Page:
Avian flu has now been detected in flocks of birds in Virginia and Kentucky, just days after Indiana officials had to euthanize 29,000 turkeys due to the spread of the virus, the U.S. Department of Agriculture announced Monday.
Dozens of wild birds have tested positive along the East Coast in recent weeks, including three in the Carolinas last month. Avian flu usually does not cause any symptoms in wild birds, but it can be deadly in domestic poultry.
Birds at a commercial turkey farm in Southern Indiana contracted the virus last week, forcing officials to cull 29,000 turkeys in an attempt to stop the spread.
A backyard flock of mixed birds in Virginia had to be culled after they tested positive for avian flu.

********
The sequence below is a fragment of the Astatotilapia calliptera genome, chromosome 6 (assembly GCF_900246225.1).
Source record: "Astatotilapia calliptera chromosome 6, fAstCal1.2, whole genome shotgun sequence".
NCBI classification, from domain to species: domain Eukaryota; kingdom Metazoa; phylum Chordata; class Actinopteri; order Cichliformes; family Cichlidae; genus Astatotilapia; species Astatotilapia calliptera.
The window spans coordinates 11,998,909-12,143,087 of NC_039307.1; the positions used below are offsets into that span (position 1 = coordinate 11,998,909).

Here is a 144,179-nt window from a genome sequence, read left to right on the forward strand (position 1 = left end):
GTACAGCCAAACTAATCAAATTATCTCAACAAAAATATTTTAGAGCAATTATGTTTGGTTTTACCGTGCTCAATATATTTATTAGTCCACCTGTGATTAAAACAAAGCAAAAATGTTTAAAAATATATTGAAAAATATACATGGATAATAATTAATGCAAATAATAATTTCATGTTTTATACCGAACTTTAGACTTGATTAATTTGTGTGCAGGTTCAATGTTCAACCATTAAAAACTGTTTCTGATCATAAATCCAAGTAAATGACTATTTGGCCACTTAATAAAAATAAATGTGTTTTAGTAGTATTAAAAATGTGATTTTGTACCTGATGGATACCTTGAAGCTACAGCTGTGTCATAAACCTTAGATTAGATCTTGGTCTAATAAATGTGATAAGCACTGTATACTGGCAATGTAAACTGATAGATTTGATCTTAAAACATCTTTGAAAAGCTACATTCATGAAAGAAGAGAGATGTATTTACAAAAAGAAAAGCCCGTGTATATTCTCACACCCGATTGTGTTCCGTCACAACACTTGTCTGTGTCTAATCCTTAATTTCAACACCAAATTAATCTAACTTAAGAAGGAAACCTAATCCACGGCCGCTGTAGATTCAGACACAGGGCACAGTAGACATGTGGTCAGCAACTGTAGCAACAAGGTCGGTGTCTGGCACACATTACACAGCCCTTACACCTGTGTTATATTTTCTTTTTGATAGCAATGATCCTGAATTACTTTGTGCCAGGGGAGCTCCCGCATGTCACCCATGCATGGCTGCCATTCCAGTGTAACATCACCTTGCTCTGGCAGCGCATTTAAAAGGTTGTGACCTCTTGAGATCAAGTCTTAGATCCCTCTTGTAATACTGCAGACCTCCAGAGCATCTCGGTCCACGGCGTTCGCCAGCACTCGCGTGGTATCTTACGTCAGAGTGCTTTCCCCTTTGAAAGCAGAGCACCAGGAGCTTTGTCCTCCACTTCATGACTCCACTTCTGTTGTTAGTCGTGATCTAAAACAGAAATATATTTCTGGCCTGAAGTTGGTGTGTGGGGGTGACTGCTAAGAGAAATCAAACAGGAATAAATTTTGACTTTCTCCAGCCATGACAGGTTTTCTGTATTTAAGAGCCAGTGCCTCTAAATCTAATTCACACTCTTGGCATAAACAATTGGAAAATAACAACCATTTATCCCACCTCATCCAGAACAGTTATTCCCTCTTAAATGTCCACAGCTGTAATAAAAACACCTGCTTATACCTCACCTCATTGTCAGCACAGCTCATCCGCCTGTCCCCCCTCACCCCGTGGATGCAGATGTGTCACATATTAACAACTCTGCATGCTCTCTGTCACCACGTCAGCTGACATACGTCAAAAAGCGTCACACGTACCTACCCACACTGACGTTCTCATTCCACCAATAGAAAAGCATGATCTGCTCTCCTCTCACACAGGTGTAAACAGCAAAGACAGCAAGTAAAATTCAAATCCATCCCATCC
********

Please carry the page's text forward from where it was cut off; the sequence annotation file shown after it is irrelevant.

Officials are also working to depopulate a flock of commercial broiler chickens in Fulton County, Kentucky, that tested positive for the flu. Test results are still pending for a separate flock in Webster County.
The culled birds will not enter the food system at a time when the agricultural industry is already being challenged by rising inflation and supply chain issues.
The price index for meats, poultry, fish, and eggs saw the “largest increase” among all food groups last month, rising 12.2% over January of last year, according to the Bureau of Labor Statistics.
Poultry farms in Africa, Europe, and Asia are also dealing with avian flu.
Human infection is rare but can occur after close contact with an infected animal. There is no record of Americans contracting highly pathogenic avian flu viruses, but worldwide, 864 people have contracted it since 2003, resulting in 456 deaths, according to the CDC and WHO.